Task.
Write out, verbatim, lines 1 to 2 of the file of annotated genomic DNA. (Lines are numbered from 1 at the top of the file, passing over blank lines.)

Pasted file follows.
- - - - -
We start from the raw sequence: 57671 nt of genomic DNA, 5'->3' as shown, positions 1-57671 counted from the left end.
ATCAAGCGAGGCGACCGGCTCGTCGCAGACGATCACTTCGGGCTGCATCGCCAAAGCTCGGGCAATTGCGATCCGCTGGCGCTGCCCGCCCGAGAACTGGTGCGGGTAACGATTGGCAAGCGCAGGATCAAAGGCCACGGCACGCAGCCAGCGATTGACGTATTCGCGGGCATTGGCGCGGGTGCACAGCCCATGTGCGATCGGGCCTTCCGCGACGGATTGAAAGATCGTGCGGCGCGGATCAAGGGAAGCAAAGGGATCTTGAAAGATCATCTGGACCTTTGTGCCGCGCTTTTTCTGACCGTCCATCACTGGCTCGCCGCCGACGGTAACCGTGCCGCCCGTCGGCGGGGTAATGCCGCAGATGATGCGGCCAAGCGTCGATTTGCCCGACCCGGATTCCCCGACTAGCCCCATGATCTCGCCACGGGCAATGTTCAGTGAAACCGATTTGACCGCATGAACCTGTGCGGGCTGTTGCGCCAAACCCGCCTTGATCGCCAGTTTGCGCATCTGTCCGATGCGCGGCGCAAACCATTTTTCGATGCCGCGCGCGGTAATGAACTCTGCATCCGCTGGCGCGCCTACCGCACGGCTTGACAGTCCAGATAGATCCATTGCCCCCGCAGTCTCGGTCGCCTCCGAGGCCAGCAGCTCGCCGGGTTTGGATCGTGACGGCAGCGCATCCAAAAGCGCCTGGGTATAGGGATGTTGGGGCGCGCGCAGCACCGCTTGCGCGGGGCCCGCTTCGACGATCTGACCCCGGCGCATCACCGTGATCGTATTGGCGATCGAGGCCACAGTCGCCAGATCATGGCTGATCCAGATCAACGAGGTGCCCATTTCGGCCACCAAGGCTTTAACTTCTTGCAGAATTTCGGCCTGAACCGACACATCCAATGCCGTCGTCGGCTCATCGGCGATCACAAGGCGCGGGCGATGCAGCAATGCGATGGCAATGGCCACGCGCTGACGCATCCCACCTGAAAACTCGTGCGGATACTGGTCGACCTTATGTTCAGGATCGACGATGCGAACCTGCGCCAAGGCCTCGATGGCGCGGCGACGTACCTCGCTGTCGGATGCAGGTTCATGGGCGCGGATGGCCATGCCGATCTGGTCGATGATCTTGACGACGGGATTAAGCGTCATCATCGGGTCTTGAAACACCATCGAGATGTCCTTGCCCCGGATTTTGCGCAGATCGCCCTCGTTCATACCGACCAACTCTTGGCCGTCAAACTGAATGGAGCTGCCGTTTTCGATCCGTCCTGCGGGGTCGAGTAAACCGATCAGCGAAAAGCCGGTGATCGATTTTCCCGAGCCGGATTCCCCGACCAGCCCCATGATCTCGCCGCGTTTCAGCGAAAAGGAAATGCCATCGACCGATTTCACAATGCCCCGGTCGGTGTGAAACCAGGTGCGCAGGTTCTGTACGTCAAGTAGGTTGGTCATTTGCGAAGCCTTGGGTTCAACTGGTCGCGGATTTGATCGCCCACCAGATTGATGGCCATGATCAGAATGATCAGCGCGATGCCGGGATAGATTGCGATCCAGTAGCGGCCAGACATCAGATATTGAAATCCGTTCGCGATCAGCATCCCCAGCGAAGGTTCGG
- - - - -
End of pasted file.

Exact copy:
We start from the raw sequence: 57671 nt of genomic DNA, 5'->3' as shown, positions 1-57671 counted from the left end.
ATCAAGCGAGGCGACCGGCTCGTCGCAGACGATCACTTCGGGCTGCATCGCCAAAGCTCGGGCAATTGCGATCCGCTGGCGCTGCCCGCCCGAGAACTGGTGCGGGTAACGATTGGCAAGCGCAGGATCAAAGGCCACGGCACGCAGCCAGCGATTGACGTATTCGCGGGCATTGGCGCGGGTGCACAGCCCATGTGCGATCGGGCCTTCCGCGACGGATTGAAAGATCGTGCGGCGCGGATCAAGGGAAGCAAAGGGATCTTGAAAGATCATCTGGACCTTTGTGCCGCGCTTTTTCTGACCGTCCATCACTGGCTCGCCGCCGACGGTAACCGTGCCGCCCGTCGGCGGGGTAATGCCGCAGATGATGCGGCCAAGCGTCGATTTGCCCGACCCGGATTCCCCGACTAGCCCCATGATCTCGCCACGGGCAATGTTCAGTGAAACCGATTTGACCGCATGAACCTGTGCGGGCTGTTGCGCCAAACCCGCCTTGATCGCCAGTTTGCGCATCTGTCCGATGCGCGGCGCAAACCATTTTTCGATGCCGCGCGCGGTAATGAACTCTGCATCCGCTGGCGCGCCTACCGCACGGCTTGACAGTCCAGATAGATCCATTGCCCCCGCAGTCTCGGTCGCCTCCGAGGCCAGCAGCTCGCCGGGTTTGGATCGTGACGGCAGCGCATCCAAAAGCGCCTGGGTATAGGGATGTTGGGGCGCGCGCAGCACCGCTTGCGCGGGGCCCGCTTCGACGATCTGACCCCGGCGCATCACCGTGATCGTATTGGCGATCGAGGCCACAGTCGCCAGATCATGGCTGATCCAGATCAACGAGGTGCCCATTTCGGCCACCAAGGCTTTAACTTCTTGCAGAATTTCGGCCTGAACCGACACATCCAATGCCGTCGTCGGCTCATCGGCGATCACAAGGCGCGGGCGATGCAGCAATGCGATGGCAATGGCCACGCGCTGACGCATCCCACCTGAAAACTCGTGCGGATACTGGTCGACCTTATGTTCAGGATCGACGATGCGAACCTGCGCCAAGGCCTCGATGGCGCGGCGACGTACCTCGCTGTCGGATGCAGGTTCATGGGCGCGGATGGCCATGCCGATCTGGTCGATGATCTTGACGACGGGATTAAGCGTCATCATCGGGTCTTGAAACACCATCGAGATGTCCTTGCCCCGGATTTTGCGCAGATCGCCCTCGTTCATACCGACCAACTCTTGGCCGTCAAACTGAATGGAGCTGCCGTTTTCGATCCGTCCTGCGGGGTCGAGTAAACCGATCAGCGAAAAGCCGGTGATCGATTTTCCCGAGCCGGATTCCCCGACCAGCCCCATGATCTCGCCGCGTTTCAGCGAAAAGGAAATGCCATCGACCGATTTCACAATGCCCCGGTCGGTGTGAAACCAGGTGCGCAGGTTCTGTACGTCAAGTAGGTTGGTCATTTGCGAAGCCTTGGGTTCAACTGGTCGCGGATTTGATCGCCCACCAGATTGATGGCCATGATCAGAATGATCAGCGCGATGCCGGGATAGATTGCGATCCAGTAGCGGCCAGACATCAGATATTGAAATCCGTTCGCGATCAGCATCCCCAGCGAAGGTTCGG